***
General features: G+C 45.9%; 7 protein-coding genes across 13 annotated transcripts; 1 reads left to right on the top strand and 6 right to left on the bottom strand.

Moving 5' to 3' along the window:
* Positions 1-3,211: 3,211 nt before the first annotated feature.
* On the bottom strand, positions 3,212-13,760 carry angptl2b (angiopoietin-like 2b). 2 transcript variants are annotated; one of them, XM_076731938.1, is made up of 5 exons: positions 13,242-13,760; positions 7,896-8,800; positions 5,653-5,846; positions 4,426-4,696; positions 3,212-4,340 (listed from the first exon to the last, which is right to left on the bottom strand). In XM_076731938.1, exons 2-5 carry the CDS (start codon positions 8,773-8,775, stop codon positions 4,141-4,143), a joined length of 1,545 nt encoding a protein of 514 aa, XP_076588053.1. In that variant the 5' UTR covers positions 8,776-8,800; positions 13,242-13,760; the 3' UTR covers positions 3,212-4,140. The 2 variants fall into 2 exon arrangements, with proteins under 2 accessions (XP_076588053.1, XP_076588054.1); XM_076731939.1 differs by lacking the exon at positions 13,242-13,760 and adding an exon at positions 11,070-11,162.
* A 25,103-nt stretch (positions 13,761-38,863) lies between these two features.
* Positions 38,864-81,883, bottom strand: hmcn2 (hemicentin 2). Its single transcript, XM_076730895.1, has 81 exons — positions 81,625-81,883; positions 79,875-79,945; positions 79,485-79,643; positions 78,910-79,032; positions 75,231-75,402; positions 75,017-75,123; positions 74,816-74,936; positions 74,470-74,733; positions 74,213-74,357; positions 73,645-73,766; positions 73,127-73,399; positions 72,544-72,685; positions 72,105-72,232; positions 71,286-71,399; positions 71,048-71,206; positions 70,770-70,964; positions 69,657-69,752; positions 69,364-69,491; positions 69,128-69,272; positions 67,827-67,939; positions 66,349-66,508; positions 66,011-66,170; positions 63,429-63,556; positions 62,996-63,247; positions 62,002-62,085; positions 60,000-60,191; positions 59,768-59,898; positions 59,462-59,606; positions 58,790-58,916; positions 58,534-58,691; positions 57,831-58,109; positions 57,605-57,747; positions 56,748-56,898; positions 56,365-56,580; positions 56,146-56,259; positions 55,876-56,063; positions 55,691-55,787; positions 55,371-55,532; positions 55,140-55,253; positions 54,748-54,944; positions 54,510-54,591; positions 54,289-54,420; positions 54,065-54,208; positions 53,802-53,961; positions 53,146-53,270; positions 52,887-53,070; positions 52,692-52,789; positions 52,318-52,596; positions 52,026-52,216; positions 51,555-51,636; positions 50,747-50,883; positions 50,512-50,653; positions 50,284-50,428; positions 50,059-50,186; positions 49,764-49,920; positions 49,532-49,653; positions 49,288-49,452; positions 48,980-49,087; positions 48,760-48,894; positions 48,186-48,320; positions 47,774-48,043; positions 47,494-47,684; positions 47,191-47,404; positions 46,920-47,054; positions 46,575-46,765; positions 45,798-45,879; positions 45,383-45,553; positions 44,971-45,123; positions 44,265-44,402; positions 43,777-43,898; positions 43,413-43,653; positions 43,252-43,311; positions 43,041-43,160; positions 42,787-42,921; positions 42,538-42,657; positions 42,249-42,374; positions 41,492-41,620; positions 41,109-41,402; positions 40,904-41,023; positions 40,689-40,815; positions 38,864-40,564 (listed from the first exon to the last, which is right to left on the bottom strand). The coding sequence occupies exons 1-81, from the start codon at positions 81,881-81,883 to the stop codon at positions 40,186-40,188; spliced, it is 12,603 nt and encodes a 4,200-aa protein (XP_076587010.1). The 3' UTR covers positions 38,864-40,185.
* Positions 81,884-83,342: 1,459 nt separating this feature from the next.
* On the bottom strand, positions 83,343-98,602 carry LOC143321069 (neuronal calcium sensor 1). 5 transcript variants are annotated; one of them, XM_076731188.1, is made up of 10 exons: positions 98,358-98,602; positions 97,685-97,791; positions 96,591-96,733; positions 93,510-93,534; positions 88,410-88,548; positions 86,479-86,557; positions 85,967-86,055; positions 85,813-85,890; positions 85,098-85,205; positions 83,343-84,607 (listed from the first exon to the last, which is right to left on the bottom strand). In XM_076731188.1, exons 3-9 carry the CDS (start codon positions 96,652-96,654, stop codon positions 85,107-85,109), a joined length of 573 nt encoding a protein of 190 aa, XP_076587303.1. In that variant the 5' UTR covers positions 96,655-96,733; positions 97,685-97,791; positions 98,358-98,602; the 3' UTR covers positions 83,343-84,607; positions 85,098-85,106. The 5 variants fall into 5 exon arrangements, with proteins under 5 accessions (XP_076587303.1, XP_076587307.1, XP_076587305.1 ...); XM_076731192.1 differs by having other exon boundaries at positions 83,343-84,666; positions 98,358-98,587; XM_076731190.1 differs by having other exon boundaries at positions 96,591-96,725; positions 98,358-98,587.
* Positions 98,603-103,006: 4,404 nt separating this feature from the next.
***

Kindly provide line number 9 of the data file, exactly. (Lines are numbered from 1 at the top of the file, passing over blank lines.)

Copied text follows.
* Positions 98,603-103,006: 4,404 nt separating this feature from the next.